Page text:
Thursday, January 20


"I ask you right here to please agree with me that a scar is never ugly. That is what the scar makers want us to think. But you and I, we must make an agreement to defy them. We must see all scars as beauty. Okay? This will be our secret. Because take it from me, a scar does not form on the dying. A scar means, I survived." Chris Cleave, Little Bee.

I read this sentence last night and I loved it so much I couldn't think of anything else to post today.

Scars come in many forms. I only have one scar on my body, and it's a pretty cool scar to have. I don't want to brag or anything, but when I was four years old, I got a bullet in my foot. I didn't exactly get shot at in a dramatic instant of the Lebanese civil war, but still --I got a bullet in my foot, and I was four years old. I remember this like it was yesterday. I was sitting at a political rally (God knows why anyone would take a four year old to a political rally in Beirut in 1989) next to another young girl. There was noise and clapping and some speech going on, and I was holding a Lebanese flag. Suddenly the girl next to me taps on my shoulder and points to her foot. And I gasped in horror: it was pouring out blood. "Are you okay?" I asked, panicking. "It's not me," she said. "It's you."

That's when I screamed. It wasn't the pain, not yet. It was the fear.

It took another 24 hours for everyone to realize it was a bullet that landed on my tiny right foot. First they took me to a clinic nearby because they couldn't reach a hospital, and because no one really knew how I came to have a hole in my foot by just sitting down, they all concluded that I must've hurt myself with the flag. So they sewed it up and sent me home. I spent all night with the bullet inside me, my foot swelling, red, burning and throbbing with pain, and my father trying to keep it cool. It was only the next day that they were able to take me to the hospital, do an X-ray, and tell my mother there was bullet. I still have the X-rays, and I still have the bullet. I take it out every once in a while and stare at it. If it had eyes I would be looking straight at them. This bullet could've landed anywhere, but it landed on me. It could've killed me, but it didn't. It's part of me now, part of my story. It's my scar, and I survived.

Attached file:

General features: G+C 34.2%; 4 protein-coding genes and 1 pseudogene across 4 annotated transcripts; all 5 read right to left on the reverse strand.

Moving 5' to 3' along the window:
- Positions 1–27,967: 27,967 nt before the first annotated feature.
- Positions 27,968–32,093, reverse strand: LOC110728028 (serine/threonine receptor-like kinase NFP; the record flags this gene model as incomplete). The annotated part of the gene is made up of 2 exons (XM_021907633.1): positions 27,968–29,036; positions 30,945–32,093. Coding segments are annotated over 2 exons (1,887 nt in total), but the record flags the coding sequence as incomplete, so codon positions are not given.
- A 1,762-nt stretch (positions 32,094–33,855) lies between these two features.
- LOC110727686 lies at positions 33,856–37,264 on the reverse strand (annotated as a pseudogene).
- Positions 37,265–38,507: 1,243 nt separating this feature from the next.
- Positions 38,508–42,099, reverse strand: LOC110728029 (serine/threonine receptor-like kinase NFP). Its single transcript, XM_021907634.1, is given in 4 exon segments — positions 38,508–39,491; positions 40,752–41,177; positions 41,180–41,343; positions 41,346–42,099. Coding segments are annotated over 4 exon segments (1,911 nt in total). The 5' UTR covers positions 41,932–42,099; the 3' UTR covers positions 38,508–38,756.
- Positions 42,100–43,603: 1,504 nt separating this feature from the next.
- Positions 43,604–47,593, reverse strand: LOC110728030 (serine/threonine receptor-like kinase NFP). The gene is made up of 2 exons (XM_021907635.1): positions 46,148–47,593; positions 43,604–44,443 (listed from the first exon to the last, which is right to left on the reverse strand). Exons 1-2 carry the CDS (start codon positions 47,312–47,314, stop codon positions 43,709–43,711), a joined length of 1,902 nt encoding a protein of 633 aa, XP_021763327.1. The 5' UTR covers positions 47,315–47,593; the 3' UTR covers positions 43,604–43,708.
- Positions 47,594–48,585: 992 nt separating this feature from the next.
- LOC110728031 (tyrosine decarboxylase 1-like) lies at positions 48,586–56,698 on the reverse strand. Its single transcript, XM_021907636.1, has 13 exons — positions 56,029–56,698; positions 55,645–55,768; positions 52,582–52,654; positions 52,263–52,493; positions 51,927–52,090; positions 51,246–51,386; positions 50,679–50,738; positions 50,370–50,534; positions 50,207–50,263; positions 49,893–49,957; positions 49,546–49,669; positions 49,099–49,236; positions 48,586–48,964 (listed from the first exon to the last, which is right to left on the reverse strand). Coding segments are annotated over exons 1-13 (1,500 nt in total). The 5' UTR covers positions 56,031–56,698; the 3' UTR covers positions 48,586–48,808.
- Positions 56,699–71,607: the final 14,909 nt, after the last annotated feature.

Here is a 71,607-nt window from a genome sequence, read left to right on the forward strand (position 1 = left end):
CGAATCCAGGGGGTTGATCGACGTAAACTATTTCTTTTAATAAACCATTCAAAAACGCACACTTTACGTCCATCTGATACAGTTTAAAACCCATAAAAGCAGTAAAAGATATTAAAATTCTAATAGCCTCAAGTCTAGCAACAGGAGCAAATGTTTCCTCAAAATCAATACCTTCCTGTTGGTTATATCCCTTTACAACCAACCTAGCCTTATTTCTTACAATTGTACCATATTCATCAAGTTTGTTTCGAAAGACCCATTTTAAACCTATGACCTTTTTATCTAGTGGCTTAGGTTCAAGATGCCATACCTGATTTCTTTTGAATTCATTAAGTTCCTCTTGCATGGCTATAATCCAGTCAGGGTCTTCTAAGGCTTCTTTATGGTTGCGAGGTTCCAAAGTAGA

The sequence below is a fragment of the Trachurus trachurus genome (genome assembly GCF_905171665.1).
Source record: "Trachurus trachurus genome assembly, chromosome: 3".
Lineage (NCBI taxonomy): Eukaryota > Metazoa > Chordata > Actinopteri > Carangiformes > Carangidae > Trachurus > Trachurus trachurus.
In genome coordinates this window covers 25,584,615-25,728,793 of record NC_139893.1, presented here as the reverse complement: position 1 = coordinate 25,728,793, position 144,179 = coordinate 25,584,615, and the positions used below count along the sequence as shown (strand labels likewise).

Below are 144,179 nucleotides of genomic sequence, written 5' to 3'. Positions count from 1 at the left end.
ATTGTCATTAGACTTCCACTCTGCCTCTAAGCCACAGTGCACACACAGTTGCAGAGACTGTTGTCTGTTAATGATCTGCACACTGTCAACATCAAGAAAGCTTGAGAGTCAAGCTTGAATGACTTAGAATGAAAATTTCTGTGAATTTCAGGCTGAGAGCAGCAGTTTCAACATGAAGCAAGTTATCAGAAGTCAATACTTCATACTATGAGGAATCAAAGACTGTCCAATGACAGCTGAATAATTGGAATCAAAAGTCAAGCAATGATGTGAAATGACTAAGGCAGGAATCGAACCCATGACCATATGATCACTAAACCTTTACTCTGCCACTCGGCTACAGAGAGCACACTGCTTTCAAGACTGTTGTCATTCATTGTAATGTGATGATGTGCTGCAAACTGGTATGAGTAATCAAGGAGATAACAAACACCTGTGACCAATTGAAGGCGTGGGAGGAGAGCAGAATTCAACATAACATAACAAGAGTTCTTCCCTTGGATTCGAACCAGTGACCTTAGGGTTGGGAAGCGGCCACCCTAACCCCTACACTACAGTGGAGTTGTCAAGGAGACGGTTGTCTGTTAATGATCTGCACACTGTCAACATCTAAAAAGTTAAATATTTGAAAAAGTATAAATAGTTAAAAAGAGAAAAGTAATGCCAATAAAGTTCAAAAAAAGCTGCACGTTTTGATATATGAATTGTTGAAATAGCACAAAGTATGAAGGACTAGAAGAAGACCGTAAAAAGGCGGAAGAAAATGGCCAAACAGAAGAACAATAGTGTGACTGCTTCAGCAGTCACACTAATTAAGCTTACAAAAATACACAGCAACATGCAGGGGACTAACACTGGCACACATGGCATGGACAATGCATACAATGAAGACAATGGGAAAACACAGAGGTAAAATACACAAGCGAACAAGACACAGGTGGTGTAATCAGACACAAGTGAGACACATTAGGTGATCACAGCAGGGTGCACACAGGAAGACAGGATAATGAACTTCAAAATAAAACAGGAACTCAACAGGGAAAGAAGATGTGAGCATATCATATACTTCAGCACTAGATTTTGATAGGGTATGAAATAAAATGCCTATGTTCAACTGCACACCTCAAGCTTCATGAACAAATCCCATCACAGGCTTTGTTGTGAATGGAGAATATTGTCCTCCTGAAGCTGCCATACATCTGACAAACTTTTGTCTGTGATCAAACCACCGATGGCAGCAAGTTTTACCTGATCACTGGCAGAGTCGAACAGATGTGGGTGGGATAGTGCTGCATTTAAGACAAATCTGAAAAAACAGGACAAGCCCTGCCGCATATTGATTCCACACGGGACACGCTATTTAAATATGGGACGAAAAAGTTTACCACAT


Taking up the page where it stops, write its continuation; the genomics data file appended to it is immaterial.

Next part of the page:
Not all scar stories are easy to share. The scars on our bodies, people can see them. They point to them, and ask "what happened?" and then you have a reason to tell them. But there are many scars which no one sees and no one asks about. And these are the scars that make us who we are.

I was talking about this with one of my best-friends not so long ago. We were saying how we had both been in relationships where our partners didn't understand our scars, didn't want to hear about them, didn't see their importance. They thought talking about those stories was like having a self-pity party. And like idiots, we avoided the topics that made us who we are. I could only ever be with someone who not only understands my scars, but appreciates them, loves them because they are a part of me. These scars are what set us apart, make us unique and build-up our life story. Someone who loves you is supposed to see that. Each of our stories gives us the context for people to understand why we are the way we are, and we should never be ashamed of it. I am proud of my scars and where they have taken me.

I have a friend whose father died when he was eleven. And this little boy turned himself into a man all by himself, took on responsibilities, worked hard since he was 14, never asked anyone for anything, and today is amazingly successful. Maybe to others, he is "normally" successful. But once you know the context, you'd know it's amazing.

Before a scar becomes a scar, it's an injury. It hurts, bleeds, burns. With time it heals, sometimes quickly, other times slowly, but it always heals. My scar is almost gone now. It's been 21 years since a bullet strayed into my life, and you can't really see it anymore. But I know it's there. It's my scar, and I survived.

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